I’m not a singer, and my daughter enjoys it, so I asked her to be a part of this because it’s summer and I wanted to try making something together; but the truth is, I would have sung the lyrics myself (however poorly) if she hadn’t wanted to be a part of this.

Full disclosure: I’m terrified of singing in public. I have not sung in front of strangers since I was a child and my family teased me about performing “Dites-Moi” too dramatically in the choir at St. Pascal’s grammar school. I think I was 9.

I only started singing in small, private settings in the last few years, ever since the kids were born and I wanted them to feel comfortable singing. I tried to model for them that not having a “good voice” shouldn’t stop their love of making noises and expressing themselves. But have I ever done Karaoke? Nope.

Still, for this, I would have sung.¬† So what had changed? It’s not the fact that it’s recorded, because the idea of something living online is even scarier than a live performance.

This thought was fresh in my mind after we posted our song entry, when Lana and I started to go through the hundreds of comments to see how other people had responded to Amanda’s challenge. I continued to peruse them last night, and something struck me.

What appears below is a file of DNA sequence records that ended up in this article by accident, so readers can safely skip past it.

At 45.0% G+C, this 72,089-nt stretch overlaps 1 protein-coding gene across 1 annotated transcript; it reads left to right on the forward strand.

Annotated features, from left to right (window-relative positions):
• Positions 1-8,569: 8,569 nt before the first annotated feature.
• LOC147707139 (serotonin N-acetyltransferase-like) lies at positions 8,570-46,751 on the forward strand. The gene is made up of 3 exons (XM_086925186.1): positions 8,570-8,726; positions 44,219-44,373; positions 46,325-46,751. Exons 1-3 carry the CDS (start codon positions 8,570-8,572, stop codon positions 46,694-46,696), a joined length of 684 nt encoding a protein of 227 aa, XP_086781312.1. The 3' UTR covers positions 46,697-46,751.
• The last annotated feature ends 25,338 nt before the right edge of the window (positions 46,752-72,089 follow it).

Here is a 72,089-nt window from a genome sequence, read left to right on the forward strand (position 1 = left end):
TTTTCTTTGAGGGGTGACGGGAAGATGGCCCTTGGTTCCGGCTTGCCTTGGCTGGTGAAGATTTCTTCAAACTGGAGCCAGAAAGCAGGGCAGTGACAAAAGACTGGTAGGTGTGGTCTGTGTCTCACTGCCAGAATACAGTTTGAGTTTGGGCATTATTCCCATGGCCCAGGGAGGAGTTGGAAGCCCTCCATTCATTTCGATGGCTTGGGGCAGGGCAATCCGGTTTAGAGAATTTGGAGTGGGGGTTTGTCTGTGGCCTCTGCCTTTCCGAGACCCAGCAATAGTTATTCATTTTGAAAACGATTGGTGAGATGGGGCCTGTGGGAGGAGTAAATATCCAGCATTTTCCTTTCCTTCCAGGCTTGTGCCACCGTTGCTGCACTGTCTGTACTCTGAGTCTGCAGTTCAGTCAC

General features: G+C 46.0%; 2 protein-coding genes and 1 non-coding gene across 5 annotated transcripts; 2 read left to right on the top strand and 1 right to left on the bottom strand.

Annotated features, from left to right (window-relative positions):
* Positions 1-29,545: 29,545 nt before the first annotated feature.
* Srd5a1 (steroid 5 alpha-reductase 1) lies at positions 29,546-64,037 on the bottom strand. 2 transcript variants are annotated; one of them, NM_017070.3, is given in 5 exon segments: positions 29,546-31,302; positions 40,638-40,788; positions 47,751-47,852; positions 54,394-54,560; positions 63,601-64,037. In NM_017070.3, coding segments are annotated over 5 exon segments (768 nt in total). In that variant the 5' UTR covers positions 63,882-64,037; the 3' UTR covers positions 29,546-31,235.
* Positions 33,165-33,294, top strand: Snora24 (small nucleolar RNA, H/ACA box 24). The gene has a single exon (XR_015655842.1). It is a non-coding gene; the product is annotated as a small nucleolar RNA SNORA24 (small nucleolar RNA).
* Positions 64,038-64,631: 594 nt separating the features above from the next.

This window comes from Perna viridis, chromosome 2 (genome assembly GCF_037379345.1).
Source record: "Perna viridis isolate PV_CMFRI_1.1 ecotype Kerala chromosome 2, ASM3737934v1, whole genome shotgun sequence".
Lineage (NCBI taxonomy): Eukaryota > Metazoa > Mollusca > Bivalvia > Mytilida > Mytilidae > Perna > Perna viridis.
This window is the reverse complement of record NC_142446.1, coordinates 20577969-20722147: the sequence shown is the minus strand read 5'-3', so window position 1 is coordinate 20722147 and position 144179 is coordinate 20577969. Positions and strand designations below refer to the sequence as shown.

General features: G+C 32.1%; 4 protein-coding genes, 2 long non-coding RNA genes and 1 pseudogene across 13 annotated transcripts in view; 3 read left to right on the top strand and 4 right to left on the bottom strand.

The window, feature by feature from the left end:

Again and again I read versions of the following in the Patreon comments:

“I’m really nervous…” “I’ve never done anything like this before…” “I only sing in my shower…” “I can’t play an instrument…” “English is not my first language…” “I’m learning how to speak English…” “I’ve always wanted to write a song…” “I was so inspired to try…”

Hundreds of people responded with song lyrics that they wrote, many of them sung into telephones and computers with little or no musical/recording experience. In a week. They made art and shared it with strangers.

There is wisdom in the modern proverb, “Do not read the comments.” Too often, strangers are not kind to those who reveal their vulnerability in a public way. It can be scary even for those those of us who look to have an audience for our voices and ideas. Here were people taking up the challenge to be creative and post it publicly. Even if they couldn’t play an instrument or were afraid to sing or if knew that they would be disqualified because they didn’t fully follow the instructions, still they posted their words and sang their songs.

Why?